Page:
From recent Supreme Court rulings on school prayer to a presidential campaign where God is the third running mate, the division between church and state is becoming increasingly murkier.
With Science Center C packed with students and community members last night, a panel discussion between religious and political scholars attempted to address the increasingly intertwined nature of religion in public life.
Led by Moderator Nur Yalman and panelists Professors of Camparative Religion and Indian Studies Diana L. Eck, Professor of the Practice in Religion and Society J. Bryan Hehir, John Roberts and Professor of Government Michael J. Sandel, panel members addressed the First Amendment, parochial school funding, school prayer and religion's political impact.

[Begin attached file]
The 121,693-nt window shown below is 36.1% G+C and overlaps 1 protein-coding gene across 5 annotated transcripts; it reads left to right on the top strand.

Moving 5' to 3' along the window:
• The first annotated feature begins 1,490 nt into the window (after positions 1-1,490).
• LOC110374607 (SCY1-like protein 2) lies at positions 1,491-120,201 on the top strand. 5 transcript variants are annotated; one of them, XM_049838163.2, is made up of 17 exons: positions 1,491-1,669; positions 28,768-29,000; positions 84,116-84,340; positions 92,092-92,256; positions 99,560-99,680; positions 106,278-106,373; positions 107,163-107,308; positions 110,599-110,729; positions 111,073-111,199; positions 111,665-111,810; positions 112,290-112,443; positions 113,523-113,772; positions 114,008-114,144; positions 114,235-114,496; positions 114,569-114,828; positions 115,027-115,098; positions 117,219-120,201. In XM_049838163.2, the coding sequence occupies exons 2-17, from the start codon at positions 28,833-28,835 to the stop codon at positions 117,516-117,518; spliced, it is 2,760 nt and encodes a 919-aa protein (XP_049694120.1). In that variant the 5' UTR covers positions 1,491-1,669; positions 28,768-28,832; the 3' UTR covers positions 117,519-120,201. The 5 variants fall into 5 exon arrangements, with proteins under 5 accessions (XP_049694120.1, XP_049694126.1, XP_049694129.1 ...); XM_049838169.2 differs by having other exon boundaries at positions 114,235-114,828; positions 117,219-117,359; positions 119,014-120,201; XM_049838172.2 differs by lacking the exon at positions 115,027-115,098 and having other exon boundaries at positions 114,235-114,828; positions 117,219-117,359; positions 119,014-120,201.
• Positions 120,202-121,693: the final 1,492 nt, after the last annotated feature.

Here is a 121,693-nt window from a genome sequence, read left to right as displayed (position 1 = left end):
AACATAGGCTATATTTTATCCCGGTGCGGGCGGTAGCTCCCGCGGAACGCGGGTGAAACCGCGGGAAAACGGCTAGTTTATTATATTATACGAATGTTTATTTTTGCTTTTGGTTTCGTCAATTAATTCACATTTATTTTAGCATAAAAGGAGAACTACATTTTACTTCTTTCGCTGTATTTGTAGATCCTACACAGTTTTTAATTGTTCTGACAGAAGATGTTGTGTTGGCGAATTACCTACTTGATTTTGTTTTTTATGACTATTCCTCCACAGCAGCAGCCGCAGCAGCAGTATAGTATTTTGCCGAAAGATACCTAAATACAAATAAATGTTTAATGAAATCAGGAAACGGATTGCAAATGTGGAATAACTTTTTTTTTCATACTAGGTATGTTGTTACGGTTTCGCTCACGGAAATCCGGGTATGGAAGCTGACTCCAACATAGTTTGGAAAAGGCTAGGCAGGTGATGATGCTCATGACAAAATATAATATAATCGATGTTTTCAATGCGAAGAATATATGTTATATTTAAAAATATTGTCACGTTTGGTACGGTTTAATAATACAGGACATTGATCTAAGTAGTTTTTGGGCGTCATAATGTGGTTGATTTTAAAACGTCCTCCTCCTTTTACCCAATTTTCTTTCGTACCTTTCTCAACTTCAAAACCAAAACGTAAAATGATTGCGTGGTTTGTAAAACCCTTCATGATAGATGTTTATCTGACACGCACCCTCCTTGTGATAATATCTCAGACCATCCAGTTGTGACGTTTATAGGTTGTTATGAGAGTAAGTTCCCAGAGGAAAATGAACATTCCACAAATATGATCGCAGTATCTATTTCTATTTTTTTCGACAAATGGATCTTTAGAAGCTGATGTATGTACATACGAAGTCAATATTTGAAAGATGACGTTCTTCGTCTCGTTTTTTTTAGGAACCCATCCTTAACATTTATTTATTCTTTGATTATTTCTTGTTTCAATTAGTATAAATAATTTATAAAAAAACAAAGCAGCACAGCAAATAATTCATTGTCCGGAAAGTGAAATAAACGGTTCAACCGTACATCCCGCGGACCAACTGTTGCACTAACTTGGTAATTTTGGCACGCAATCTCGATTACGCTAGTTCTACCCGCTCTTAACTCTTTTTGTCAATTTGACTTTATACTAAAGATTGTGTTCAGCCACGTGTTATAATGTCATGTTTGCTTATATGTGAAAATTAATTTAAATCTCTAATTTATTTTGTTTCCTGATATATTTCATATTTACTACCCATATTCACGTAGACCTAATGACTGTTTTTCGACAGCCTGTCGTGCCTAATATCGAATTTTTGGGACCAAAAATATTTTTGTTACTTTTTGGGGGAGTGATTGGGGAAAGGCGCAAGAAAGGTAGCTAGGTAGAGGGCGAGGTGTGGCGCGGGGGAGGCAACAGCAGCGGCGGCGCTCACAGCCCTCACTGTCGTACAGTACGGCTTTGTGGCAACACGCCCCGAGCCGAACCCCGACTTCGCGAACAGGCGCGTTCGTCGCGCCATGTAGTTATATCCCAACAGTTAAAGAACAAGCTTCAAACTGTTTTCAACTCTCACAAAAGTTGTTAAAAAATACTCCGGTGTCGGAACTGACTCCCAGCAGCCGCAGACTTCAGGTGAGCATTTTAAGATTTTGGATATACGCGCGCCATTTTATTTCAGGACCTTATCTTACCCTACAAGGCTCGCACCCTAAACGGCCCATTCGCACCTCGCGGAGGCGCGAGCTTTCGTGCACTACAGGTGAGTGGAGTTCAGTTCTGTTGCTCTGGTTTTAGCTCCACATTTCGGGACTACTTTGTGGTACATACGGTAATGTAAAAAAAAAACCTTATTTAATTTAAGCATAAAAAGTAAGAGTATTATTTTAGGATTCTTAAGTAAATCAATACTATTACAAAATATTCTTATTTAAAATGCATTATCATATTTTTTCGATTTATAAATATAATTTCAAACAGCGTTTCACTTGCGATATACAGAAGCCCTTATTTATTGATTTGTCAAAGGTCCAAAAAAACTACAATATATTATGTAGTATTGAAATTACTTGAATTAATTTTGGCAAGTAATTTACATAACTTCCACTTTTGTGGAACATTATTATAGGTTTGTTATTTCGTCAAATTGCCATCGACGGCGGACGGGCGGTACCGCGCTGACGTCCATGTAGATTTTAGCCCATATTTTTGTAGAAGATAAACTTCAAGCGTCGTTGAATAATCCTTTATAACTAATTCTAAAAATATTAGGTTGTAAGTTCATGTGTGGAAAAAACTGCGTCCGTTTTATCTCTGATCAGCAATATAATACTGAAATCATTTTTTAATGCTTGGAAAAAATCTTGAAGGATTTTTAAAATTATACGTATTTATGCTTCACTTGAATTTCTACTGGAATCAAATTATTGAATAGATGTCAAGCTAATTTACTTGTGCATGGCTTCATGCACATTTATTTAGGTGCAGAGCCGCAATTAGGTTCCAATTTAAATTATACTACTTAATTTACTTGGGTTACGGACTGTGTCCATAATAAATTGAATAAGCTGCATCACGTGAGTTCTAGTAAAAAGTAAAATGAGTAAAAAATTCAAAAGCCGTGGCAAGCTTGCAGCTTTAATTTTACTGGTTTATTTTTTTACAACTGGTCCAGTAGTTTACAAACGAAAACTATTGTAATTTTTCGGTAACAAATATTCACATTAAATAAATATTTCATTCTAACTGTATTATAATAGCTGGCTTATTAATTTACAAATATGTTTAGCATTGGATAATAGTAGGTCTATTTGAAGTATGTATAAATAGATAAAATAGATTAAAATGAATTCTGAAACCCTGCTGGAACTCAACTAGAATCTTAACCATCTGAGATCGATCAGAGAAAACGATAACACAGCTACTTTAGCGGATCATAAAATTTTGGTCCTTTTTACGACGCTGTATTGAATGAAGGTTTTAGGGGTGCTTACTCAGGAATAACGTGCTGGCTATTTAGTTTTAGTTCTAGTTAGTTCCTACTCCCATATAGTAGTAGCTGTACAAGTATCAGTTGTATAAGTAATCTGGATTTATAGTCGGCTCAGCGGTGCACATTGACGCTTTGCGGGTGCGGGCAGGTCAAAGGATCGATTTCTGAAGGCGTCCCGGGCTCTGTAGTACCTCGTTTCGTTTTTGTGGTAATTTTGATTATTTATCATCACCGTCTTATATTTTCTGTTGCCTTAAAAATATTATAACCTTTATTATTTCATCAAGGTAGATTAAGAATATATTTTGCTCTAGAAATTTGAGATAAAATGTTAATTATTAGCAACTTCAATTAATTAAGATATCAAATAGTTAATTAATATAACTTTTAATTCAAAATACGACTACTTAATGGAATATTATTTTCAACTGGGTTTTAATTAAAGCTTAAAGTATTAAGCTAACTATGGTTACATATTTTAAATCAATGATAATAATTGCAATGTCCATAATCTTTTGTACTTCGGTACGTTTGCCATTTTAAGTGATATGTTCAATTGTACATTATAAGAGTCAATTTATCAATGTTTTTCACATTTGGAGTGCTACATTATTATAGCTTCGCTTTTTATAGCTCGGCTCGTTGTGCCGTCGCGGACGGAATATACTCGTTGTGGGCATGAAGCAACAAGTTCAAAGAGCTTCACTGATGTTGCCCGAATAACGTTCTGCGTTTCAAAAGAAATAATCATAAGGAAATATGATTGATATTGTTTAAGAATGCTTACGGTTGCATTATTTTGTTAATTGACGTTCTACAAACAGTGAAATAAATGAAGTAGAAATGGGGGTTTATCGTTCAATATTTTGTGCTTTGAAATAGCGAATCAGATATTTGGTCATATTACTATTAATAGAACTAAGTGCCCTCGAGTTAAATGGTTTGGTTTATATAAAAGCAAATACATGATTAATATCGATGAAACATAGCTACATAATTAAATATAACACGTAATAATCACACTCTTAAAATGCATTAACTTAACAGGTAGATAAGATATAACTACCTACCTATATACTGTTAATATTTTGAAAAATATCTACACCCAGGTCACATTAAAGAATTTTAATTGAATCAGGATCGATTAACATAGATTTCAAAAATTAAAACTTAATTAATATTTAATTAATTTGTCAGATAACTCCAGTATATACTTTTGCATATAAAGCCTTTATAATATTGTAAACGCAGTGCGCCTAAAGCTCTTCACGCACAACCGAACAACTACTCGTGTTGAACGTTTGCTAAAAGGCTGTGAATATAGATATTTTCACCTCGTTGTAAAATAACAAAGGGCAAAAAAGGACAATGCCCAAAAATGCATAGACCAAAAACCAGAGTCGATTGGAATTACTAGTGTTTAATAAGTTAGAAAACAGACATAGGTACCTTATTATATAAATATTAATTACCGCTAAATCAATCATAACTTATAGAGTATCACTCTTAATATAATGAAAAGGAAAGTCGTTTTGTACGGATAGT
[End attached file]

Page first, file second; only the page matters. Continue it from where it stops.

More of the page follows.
"The subject of religion in public life stirs up some of the most heated, passionate controversies there are these days in politics," Sandel said at the beginning of his remarks.
And in a presidential campaign which has featured Sen. Joseph I. Lieberman (D-Conn.) as the first Jewish vice presidential candidate and where Texas Gov. George W. Bush proclaimed Jesus Christ as his "hero," politics and religion seem intrinsically intertwined.
For Sandel, this relationship is not necessarily a bad thing. Sandel said the attempts of President John F. Kennedy '40 to deny that his Catholicism would have any affect on his performance in the Oval Office were off the mark.
Sandel said the evolution from Kennedy to Lieberman was healthy for civic democracy.
"The danger is that if you try to keep religious arguments out of the public square in the name of pluralism, in the name of tolerance, then the public square will be left empty," he said.
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